The Digital Journalist
The Girl Who Shot Saddam
August 2004

by Karen Ballard

It was definitely a stroke of luck -- right place, right time -- but as my father always told me, "you create your own luck." I was scheduled to leave Baghdad on June 30th after the handover, but when I found out that Saddam was going to appear before the Iraqi Special Tribunal I took my chances and stayed. I sacrificed a precious seat out of Baghdad on a military flight, knowing I'd be stuck there at least another week or more, with or without Saddam photos. Anybody ready to leave Baghdad will tell you: when you're ready to go, you are REALLY ready to go.

Saddam's perp walk

Pool Photo by Karen Ballard/ Redux for TIME
When Brigadier General Mark Kimmitt told me I would be the pool photographer I was elated. A half hour later, however, I was a bit chagrined when several colleagues, including this year's Pulitzer Prize winner Carolyn Cole, college buddy Rick Loomis, both of the LA Times, and all the wire service photographers who were standing across from me when someone asked, "So General, WHO is the still pool?" Kimmitt pointed to me, and said, "That woman." The disappointment was evident among my colleagues. This was, after all, one of the biggest moments in Iraq's history, and everyone wanted to record the event.

As the time of Saddam's arrival approached, I was nervous. But the desire to do a good job outweighed my anxiety. By the time I got to the ersatz courthouse that Thursday afternoon I felt totally in control. It was one of those rare moments that I had been training for my whole career. My mantra became, "don't think about who he is, or what he did, just shoot, shoot, shoot!"

Saddam Hussein stared right at me.

Pool Photo by Karen Ballard/ Redux for TIME
Of course saying that to yourself and actually doing it is another thing. I had about 40 minutes at the courthouse to work up a pretty good sweat while being moved back and forth, both inside and outside, by the authorities. They couldn't make up their minds until the very last minute whether I could photograph him getting out of the armored vehicle. This left me plenty of time to overthink the situation, and I kept switching my cameras back and forth about 20 times for the high harsh Baghdad light to a fill-flash for inside the building. Besides adjusting my shutter, I asked the military photographer and others to walk through the front door several times just to make sure I'd nail the focus when Saddam walked into the building.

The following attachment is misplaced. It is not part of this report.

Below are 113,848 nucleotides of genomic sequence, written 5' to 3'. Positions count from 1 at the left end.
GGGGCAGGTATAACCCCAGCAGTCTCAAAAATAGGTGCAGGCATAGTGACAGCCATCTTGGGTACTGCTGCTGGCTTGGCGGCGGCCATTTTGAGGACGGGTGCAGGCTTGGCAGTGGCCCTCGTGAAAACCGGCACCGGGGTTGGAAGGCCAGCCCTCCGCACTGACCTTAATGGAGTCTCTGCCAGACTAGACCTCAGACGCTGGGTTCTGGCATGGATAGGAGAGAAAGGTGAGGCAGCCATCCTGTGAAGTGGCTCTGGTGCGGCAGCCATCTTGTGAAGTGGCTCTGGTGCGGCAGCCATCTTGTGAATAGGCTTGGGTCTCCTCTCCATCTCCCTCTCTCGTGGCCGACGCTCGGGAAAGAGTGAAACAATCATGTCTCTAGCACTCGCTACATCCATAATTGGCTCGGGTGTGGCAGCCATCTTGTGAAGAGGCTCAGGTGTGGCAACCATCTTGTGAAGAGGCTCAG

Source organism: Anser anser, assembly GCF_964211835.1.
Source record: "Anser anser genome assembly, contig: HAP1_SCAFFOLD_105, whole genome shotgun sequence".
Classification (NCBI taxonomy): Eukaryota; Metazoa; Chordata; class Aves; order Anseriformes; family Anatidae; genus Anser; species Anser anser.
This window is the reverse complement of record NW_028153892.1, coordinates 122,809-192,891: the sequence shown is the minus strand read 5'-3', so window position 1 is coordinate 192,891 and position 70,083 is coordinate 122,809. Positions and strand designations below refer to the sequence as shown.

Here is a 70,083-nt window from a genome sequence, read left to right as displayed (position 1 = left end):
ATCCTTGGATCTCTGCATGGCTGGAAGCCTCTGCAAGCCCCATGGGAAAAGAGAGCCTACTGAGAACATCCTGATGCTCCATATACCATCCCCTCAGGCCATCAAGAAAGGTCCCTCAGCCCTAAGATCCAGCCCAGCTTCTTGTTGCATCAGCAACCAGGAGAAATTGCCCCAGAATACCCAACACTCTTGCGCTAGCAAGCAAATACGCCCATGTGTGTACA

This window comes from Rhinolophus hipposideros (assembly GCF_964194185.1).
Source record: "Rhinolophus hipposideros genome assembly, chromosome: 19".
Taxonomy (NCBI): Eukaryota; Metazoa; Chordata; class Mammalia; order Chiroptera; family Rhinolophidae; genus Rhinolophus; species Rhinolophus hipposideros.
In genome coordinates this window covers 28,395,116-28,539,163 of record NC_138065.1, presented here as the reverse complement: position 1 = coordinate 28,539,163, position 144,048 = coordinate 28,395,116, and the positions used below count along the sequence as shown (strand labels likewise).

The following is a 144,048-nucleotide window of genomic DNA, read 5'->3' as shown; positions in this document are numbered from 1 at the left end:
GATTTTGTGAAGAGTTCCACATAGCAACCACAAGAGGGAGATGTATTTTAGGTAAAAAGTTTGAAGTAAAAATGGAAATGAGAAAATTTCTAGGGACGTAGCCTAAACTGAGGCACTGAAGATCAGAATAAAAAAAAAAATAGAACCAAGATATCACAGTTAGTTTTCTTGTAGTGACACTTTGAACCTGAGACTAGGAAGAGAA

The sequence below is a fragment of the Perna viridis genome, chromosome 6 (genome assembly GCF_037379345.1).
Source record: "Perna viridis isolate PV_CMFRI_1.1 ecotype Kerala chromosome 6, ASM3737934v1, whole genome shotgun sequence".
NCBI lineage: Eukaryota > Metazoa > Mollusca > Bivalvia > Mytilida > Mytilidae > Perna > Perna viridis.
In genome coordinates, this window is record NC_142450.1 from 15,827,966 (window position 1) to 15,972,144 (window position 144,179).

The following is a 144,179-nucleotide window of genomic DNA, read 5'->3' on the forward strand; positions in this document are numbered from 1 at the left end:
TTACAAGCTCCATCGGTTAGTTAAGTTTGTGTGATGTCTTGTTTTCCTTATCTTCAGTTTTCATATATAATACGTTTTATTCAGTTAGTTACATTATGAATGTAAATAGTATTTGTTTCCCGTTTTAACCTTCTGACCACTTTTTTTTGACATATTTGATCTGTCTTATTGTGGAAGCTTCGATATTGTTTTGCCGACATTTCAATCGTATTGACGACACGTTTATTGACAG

Finally the curtains opened and the show began. The Tribunal authorities decided to allow me outside for Saddam's arrival. It was the ultimate perp walk. The once-feared Saddam Hussein being marched toward me in shackles, held on both sides by large Iraqi police guards. As Saddam got closer I moved quickly to my spot inside the foyer. He entered, stopped, and, for a chilling moment, stared right at me.

I held my ground and fired away. I felt his anger at my camera, at me, and actually thought he might spit on me. He didn't know exactly what was about to happen and, suddenly, the formerly fierce dictator seemed small and disheveled.

Pool Photo by Karen Ballard/ Redux for TIME
The guards moved him into a narrow hallway where they started to unlock his shackles. I went into the courtroom where 34 people silently stood or sat. You could hear the chains clanking as they came off, like the ghost of Christmas Past. The door behind the banister opened and there he was. Saddam Hussein came to face the music.

The two guards seated him, then moved directly to each side, their handcuffs and guns ready. Saddam appeared calm for the moment as his eyes darted around the room, observing all who were there to witness his trip to the dock. He seemed to recognize some of the folks in the room. Iraqis intermingled with Americans. A small media pool was present, Peter Jennings of ABC, Christiane Amanpour of CNN, and John Burns of the New York Times. There were TV cameras, a military still photographer, a judge and two court clerks. Saddam once again glared at me, but I continued shooting.

As the judge spoke Saddam became agitated, unrepentant. He questioned the young magistrate in Arabic, and clearly his temper was reaching the boiling point. I later learned the judge at had told him he was no longer the President of Iraq, but was now "the former President of Iraq." He screamed out, "Bush! Bush!" It was all I could understand, but he didn't sound that happy with the President of the United States.

As Saddam was lead away in chains, I saw, like the statues that had glorified him, a dictator toppling before my eyes.


Pool Photo by Karen Ballard/ Redux for TIME

© Karen Ballard

Karen Ballard is a freelance photographer based in Washington, DC. This was her sixth time to Baghdad since 2000.